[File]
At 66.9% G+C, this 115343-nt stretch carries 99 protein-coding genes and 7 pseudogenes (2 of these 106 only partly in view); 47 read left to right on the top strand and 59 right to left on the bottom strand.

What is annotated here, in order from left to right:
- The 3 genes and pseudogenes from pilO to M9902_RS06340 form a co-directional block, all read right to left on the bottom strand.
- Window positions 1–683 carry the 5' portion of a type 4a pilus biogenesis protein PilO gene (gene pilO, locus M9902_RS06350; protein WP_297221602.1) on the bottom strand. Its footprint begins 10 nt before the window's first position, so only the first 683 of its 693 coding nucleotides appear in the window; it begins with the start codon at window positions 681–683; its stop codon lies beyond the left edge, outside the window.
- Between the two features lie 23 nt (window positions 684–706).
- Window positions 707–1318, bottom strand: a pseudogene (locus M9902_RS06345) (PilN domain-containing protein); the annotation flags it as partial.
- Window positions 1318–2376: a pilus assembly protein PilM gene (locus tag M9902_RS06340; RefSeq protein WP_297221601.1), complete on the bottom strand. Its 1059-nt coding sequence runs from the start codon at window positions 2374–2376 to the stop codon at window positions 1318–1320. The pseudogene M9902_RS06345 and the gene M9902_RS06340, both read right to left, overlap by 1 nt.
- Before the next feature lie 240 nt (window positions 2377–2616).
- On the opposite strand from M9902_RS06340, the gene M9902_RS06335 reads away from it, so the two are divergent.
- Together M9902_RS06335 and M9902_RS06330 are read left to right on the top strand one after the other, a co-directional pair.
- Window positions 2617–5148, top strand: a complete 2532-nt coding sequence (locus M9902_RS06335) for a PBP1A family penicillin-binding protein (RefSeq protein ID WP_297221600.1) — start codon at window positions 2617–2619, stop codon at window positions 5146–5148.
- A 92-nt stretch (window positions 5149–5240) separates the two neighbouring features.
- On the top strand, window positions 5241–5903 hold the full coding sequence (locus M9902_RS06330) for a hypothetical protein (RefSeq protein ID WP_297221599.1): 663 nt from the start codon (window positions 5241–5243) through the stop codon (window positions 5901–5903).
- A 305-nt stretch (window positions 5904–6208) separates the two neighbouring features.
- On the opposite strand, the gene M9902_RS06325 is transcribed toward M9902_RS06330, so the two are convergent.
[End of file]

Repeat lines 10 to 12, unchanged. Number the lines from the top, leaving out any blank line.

- Together M9902_RS06335 and M9902_RS06330 are read left to right on the top strand one after the other, a co-directional pair.
- Window positions 2617–5148, top strand: a complete 2532-nt coding sequence (locus M9902_RS06335) for a PBP1A family penicillin-binding protein (RefSeq protein ID WP_297221600.1) — start codon at window positions 2617–2619, stop codon at window positions 5146–5148.
- A 92-nt stretch (window positions 5149–5240) separates the two neighbouring features.